Motorcycles

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Motorcycles

Postby Arnock » Sun Feb 19, 2012 1:53 pm

So, I've been running into enough car trouble lately that I'm going to need to move into a new vehicle sometime in the very near future.

And, due to a shortage of money, and a lack of an actual need for a 4+ passenger vehicle, I've been seriously considering getting a motorcycle rather than a new car.

I've done a small amount of research on my own, I know that my state requires that I take and pass a motorcycle safety course, and I was thinking that that would provide a way to see if motorcycle commuting would be something that would work out for me.

However, I still know next to nothing about motorcycles, I've never ridden one, and I don't really know anyone who regularly commutes, rides, or even owns a motorcycle near me, and I was wondering if any of my fellow maintankadiners might have any thoughts, experience or advice that they'd be willing to give me.
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Re: Motorcycles

Postby Amshel » Sun Feb 19, 2012 3:08 pm

I don't know what the weather is like where you live but take the safety course when it's cooler, they do reschedule around rain too. I made the mistake of taking mine in a hot area during the summer. The heat was bad; we were lined up in the sun for a long time. The safety course I took provided the helmets, gloves, and bikes but those helmets are disgusting. If you're really into doing this I'd recommend getting your own helmet first. HJC's cost under 100.

I'll let the people who still have bikes or have been riding for years offer actual motorcycle advice. I ended up selling mine a few months after I bought it. Couldn't afford the insurance while jobless.
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Re: Motorcycles

Postby Dibdib » Sun Feb 19, 2012 3:23 pm

I don't know many people who have a bike purely for "practical" reasons and stick with it that long.

Raining? You're going to get wet. Hot? You're going to get sweaty. Need to wear a smart suit? Tough. Want to give anyone a ride? You'll have to hope you have a helmet/jacket/gloves/etc in the right size. Need to transport anything? Hope it fits in a rucksack. Snow/ice? Don't even bother, unless you want your shiny new bike wrapped around a tree.

For these reasons, I know I can't just have a bike; I need my car too. My bike is taxed/insured for about 9 months every year, and tucked away in the garage over the worst of the winter. All the problems above CAN be overcome, but often it's expensive. I want a bike with full luggage and decent winter riding gear but adding it up, I'm looking at about the same as a car.

All that said, I love my bike. I really do. And I wouldn't be without one. It transformed my commute from 3 hours a day of hell to two hours of utter pleasure, gave me an amazing way to spend summer sunday afternoons, introduced me to new friends and much more.

Whatever you decide, above all be safe. I know some people who have had some pretty big spills, and so far they've all come through it OK. Wear appropriate riding gear (not just the minimum required by the laws where you are) and make sure you're suitably trained on how to ride safely. If you get bitten by the bug, advanced riding classes will have the benefit of making you much quicker than a bigger engine :-)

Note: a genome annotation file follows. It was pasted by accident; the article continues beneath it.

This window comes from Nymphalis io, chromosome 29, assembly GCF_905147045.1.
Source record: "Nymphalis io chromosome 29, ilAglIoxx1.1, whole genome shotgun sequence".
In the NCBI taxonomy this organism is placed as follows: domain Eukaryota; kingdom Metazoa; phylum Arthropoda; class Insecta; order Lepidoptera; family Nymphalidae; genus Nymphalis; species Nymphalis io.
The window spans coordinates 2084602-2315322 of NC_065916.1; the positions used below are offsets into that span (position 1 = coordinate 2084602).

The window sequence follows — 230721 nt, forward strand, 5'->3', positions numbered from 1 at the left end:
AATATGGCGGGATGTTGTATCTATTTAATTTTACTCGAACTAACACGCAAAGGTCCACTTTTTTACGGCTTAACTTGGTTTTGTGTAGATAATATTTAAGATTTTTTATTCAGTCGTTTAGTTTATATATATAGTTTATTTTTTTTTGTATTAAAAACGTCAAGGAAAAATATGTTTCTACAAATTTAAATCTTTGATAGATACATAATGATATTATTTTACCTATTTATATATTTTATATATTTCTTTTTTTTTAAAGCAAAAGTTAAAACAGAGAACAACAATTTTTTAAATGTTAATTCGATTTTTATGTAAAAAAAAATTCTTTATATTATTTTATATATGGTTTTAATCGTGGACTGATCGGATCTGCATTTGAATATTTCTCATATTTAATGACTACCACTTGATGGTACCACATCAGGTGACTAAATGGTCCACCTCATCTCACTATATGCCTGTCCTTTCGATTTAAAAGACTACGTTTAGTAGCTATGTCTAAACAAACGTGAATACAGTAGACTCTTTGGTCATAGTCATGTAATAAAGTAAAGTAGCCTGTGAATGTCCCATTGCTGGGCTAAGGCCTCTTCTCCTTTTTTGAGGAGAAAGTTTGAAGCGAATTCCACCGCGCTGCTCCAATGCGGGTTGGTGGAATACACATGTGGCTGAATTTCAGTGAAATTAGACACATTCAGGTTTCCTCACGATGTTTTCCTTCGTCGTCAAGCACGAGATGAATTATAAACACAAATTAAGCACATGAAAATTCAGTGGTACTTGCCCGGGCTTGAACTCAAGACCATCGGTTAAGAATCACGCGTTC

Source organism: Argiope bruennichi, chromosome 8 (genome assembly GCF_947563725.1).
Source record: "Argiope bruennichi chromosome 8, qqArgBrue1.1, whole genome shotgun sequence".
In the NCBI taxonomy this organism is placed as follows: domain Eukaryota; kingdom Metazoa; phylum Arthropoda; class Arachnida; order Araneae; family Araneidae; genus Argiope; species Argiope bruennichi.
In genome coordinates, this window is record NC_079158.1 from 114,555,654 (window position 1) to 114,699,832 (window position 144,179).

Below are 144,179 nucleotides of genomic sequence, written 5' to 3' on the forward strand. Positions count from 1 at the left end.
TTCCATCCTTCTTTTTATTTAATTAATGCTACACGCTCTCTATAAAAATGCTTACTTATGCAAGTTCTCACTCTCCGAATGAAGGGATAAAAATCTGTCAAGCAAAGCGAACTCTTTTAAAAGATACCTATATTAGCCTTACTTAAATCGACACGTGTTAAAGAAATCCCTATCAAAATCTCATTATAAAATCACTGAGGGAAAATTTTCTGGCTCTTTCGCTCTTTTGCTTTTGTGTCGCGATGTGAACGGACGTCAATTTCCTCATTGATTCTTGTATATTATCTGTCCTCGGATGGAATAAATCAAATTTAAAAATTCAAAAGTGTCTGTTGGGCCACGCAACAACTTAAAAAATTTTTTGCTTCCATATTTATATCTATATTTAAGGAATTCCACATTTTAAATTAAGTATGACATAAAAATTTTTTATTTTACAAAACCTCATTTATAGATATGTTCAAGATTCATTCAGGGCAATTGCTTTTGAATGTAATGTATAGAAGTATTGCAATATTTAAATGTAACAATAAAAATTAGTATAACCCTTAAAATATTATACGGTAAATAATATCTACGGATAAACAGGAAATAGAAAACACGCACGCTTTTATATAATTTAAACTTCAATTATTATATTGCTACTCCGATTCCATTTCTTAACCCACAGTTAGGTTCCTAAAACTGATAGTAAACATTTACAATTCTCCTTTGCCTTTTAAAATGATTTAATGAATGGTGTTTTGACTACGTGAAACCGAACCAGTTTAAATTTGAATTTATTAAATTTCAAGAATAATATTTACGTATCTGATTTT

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Re: Motorcycles

Postby Arnock » Sun Feb 19, 2012 4:32 pm

I live in South Florida, so snow/ice isn't much of an issue for me. However, rain might be. How safe is it to ride through heavy rain?
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Re: Motorcycles

Postby Dibdib » Sun Feb 19, 2012 4:53 pm

Arnock wrote:I live in South Florida, so snow/ice isn't much of an issue for me. However, rain might be. How safe is it to ride through heavy rain?


Depending what you meant by "heavy", and with suitable tyres (i.e. not trackday almost-slicks), the right safety-first attitude and adequate experience/training it's safe. Not pleasant though. It's a constant reminder that bikes are inherently unstable, and each tyre has a contact patch the size of a post-it note.

However, be warned that rain WILL get in everywhere. lots of bike gear is labelled as "waterproof", but usually only the expensive stuff is. If I ever go back to 365 bike commuting (two British winters was enough for me), I'll be looking at investing in a Rukka suit and they retail for about £500+ ($1000 US, ish).

Similarly for luggage, do your research - too many times I got to the office to find a slightly damp work shirt in my bag.

Chris (a very weather-battered Brit biker :lol: )
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Re: Motorcycles

Postby Arnock » Sun Feb 19, 2012 7:48 pm

Heh, I commuted to work/school by bicycle for my first two semesters of college, I learned very quickly to not bother with a rain coat, and make sure to check the plastic bags where I packed my clothes/towel VERY closely for holes =P
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Re: Motorcycles

Postby crazyharry » Mon Feb 20, 2012 3:15 am

Dibdib wrote:
Arnock wrote:I live in South Florida, so snow/ice isn't much of an issue for me. However, rain might be. How safe is it to ride through heavy rain?


Depending what you meant by "heavy", and with suitable tyres (i.e. not trackday almost-slicks), the right safety-first attitude and adequate experience/training it's safe.


Must be something wrong with me, I loved riding in the pissing rain.

Advise wise, invest in a decent helmet. An undamaged head is worth way more than any helmet you care to buy and odds are you will come off your bike at least once.
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Re: Motorcycles

Postby Shyrtandros » Mon Feb 20, 2012 2:42 pm

crazyharry wrote:
Dibdib wrote: